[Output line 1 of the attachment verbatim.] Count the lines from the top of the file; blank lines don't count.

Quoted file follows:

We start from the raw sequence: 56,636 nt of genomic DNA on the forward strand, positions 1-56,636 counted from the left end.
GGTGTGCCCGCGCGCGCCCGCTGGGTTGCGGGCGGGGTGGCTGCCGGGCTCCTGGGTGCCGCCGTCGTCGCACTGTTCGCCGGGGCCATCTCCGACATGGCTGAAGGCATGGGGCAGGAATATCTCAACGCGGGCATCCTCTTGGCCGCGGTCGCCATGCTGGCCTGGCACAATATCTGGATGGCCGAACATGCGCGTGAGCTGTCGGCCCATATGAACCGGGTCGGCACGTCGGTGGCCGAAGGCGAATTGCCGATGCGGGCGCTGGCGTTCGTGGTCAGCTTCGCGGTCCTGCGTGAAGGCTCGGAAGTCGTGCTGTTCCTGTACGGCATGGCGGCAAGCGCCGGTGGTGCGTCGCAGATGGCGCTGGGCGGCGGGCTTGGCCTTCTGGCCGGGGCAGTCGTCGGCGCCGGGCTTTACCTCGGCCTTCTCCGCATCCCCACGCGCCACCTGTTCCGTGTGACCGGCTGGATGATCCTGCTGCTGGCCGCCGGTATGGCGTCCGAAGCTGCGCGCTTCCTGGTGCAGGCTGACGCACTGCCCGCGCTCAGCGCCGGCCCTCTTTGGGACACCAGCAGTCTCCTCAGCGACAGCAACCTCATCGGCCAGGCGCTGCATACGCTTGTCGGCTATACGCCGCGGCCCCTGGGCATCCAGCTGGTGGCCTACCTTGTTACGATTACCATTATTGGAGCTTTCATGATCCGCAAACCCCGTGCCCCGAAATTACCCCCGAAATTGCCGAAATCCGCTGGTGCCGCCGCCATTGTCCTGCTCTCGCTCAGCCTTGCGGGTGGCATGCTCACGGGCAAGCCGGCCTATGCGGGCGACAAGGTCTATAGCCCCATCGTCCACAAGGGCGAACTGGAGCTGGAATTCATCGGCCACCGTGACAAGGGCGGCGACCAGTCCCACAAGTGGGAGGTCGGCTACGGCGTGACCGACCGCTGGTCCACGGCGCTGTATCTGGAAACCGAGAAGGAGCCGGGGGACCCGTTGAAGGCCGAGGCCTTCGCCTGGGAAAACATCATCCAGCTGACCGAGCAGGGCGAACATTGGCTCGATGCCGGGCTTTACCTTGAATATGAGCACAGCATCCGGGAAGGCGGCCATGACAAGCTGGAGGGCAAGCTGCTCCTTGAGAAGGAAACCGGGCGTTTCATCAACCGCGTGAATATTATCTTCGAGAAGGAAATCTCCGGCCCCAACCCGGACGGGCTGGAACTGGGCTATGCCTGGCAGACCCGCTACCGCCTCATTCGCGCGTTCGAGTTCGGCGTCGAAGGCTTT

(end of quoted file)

We start from the raw sequence: 56,636 nt of genomic DNA on the forward strand, positions 1-56,636 counted from the left end.